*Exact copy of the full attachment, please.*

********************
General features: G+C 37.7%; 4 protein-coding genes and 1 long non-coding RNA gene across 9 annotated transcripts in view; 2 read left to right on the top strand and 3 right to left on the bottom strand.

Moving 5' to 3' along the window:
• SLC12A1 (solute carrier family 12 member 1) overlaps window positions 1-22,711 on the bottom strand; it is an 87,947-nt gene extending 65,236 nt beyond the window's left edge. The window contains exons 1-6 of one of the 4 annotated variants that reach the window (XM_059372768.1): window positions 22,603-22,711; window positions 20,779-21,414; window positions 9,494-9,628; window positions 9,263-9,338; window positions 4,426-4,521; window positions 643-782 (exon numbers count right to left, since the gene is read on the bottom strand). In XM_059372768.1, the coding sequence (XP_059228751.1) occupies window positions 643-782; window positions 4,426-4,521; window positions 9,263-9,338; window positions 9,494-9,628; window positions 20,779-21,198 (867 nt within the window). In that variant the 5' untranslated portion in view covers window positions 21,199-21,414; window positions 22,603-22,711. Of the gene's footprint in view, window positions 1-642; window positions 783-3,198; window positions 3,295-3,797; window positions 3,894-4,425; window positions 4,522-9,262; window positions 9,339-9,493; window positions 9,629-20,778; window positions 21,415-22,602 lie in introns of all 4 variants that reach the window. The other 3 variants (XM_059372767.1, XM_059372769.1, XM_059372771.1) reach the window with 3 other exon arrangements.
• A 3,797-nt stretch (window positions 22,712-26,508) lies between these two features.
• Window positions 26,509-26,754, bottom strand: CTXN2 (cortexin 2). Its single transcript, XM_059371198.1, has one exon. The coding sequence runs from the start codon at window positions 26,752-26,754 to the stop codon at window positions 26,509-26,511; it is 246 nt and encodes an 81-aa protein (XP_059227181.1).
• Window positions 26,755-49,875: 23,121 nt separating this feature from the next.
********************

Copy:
General features: G+C 37.7%; 4 protein-coding genes and 1 long non-coding RNA gene across 9 annotated transcripts in view; 2 read left to right on the top strand and 3 right to left on the bottom strand.

Moving 5' to 3' along the window:
• SLC12A1 (solute carrier family 12 member 1) overlaps window positions 1-22,711 on the bottom strand; it is an 87,947-nt gene extending 65,236 nt beyond the window's left edge. The window contains exons 1-6 of one of the 4 annotated variants that reach the window (XM_059372768.1): window positions 22,603-22,711; window positions 20,779-21,414; window positions 9,494-9,628; window positions 9,263-9,338; window positions 4,426-4,521; window positions 643-782 (exon numbers count right to left, since the gene is read on the bottom strand). In XM_059372768.1, the coding sequence (XP_059228751.1) occupies window positions 643-782; window positions 4,426-4,521; window positions 9,263-9,338; window positions 9,494-9,628; window positions 20,779-21,198 (867 nt within the window). In that variant the 5' untranslated portion in view covers window positions 21,199-21,414; window positions 22,603-22,711. Of the gene's footprint in view, window positions 1-642; window positions 783-3,198; window positions 3,295-3,797; window positions 3,894-4,425; window positions 4,522-9,262; window positions 9,339-9,493; window positions 9,629-20,778; window positions 21,415-22,602 lie in introns of all 4 variants that reach the window. The other 3 variants (XM_059372767.1, XM_059372769.1, XM_059372771.1) reach the window with 3 other exon arrangements.
• A 3,797-nt stretch (window positions 22,712-26,508) lies between these two features.
• Window positions 26,509-26,754, bottom strand: CTXN2 (cortexin 2). Its single transcript, XM_059371198.1, has one exon. The coding sequence runs from the start codon at window positions 26,752-26,754 to the stop codon at window positions 26,509-26,511; it is 246 nt and encodes an 81-aa protein (XP_059227181.1).
• Window positions 26,755-49,875: 23,121 nt separating this feature from the next.